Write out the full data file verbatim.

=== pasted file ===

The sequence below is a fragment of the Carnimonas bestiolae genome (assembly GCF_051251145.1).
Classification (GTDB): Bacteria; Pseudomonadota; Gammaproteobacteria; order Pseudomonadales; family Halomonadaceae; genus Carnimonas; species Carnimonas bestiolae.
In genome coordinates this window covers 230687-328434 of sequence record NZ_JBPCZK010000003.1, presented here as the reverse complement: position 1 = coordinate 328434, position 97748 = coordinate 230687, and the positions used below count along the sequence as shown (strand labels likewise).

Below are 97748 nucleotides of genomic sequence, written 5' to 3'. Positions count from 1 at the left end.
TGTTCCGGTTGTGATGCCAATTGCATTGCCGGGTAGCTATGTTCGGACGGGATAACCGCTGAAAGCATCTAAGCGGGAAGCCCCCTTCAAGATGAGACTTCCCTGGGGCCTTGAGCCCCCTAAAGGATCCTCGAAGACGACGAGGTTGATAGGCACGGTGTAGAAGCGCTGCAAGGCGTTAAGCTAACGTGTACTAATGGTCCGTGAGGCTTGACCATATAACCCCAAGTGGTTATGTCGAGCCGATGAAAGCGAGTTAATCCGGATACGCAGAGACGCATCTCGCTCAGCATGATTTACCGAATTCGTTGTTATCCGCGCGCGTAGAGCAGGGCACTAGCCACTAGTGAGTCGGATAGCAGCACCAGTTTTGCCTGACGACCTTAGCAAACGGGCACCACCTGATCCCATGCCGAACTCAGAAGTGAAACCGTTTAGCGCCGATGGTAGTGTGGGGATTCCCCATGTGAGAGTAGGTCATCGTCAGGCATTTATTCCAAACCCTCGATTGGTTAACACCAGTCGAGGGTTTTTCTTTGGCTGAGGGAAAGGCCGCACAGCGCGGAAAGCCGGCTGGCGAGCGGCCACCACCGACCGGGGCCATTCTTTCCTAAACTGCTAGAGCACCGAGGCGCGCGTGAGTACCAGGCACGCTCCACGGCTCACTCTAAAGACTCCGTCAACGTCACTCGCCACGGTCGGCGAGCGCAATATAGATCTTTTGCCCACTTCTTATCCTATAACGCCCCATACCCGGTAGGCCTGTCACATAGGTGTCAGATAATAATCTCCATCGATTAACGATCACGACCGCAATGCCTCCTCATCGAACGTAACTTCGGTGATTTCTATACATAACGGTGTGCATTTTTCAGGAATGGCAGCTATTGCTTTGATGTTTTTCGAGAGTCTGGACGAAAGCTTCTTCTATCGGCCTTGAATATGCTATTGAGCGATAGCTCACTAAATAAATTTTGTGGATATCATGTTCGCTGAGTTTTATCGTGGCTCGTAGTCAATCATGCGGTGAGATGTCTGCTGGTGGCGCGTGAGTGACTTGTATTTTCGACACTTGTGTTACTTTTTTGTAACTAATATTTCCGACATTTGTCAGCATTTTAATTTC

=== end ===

The sequence below is a fragment of the Carnimonas bestiolae genome (assembly GCF_051251145.1).
Classification (GTDB): Bacteria; Pseudomonadota; Gammaproteobacteria; order Pseudomonadales; family Halomonadaceae; genus Carnimonas; species Carnimonas bestiolae.
In genome coordinates this window covers 230687-328434 of sequence record NZ_JBPCZK010000003.1, presented here as the reverse complement: position 1 = coordinate 328434, position 97748 = coordinate 230687, and the positions used below count along the sequence as shown (strand labels likewise).

Below are 97748 nucleotides of genomic sequence, written 5' to 3'. Positions count from 1 at the left end.
TGTTCCGGTTGTGATGCCAATTGCATTGCCGGGTAGCTATGTTCGGACGGGATAACCGCTGAAAGCATCTAAGCGGGAAGCCCCCTTCAAGATGAGACTTCCCTGGGGCCTTGAGCCCCCTAAAGGATCCTCGAAGACGACGAGGTTGATAGGCACGGTGTAGAAGCGCTGCAAGGCGTTAAGCTAACGTGTACTAATGGTCCGTGAGGCTTGACCATATAACCCCAAGTGGTTATGTCGAGCCGATGAAAGCGAGTTAATCCGGATACGCAGAGACGCATCTCGCTCAGCATGATTTACCGAATTCGTTGTTATCCGCGCGCGTAGAGCAGGGCACTAGCCACTAGTGAGTCGGATAGCAGCACCAGTTTTGCCTGACGACCTTAGCAAACGGGCACCACCTGATCCCATGCCGAACTCAGAAGTGAAACCGTTTAGCGCCGATGGTAGTGTGGGGATTCCCCATGTGAGAGTAGGTCATCGTCAGGCATTTATTCCAAACCCTCGATTGGTTAACACCAGTCGAGGGTTTTTCTTTGGCTGAGGGAAAGGCCGCACAGCGCGGAAAGCCGGCTGGCGAGCGGCCACCACCGACCGGGGCCATTCTTTCCTAAACTGCTAGAGCACCGAGGCGCGCGTGAGTACCAGGCACGCTCCACGGCTCACTCTAAAGACTCCGTCAACGTCACTCGCCACGGTCGGCGAGCGCAATATAGATCTTTTGCCCACTTCTTATCCTATAACGCCCCATACCCGGTAGGCCTGTCACATAGGTGTCAGATAATAATCTCCATCGATTAACGATCACGACCGCAATGCCTCCTCATCGAACGTAACTTCGGTGATTTCTATACATAACGGTGTGCATTTTTCAGGAATGGCAGCTATTGCTTTGATGTTTTTCGAGAGTCTGGACGAAAGCTTCTTCTATCGGCCTTGAATATGCTATTGAGCGATAGCTCACTAAATAAATTTTGTGGATATCATGTTCGCTGAGTTTTATCGTGGCTCGTAGTCAATCATGCGGTGAGATGTCTGCTGGTGGCGCGTGAGTGACTTGTATTTTCGACACTTGTGTTACTTTTTTGTAACTAATATTTCCGACATTTGTCAGCATTTTAATTTC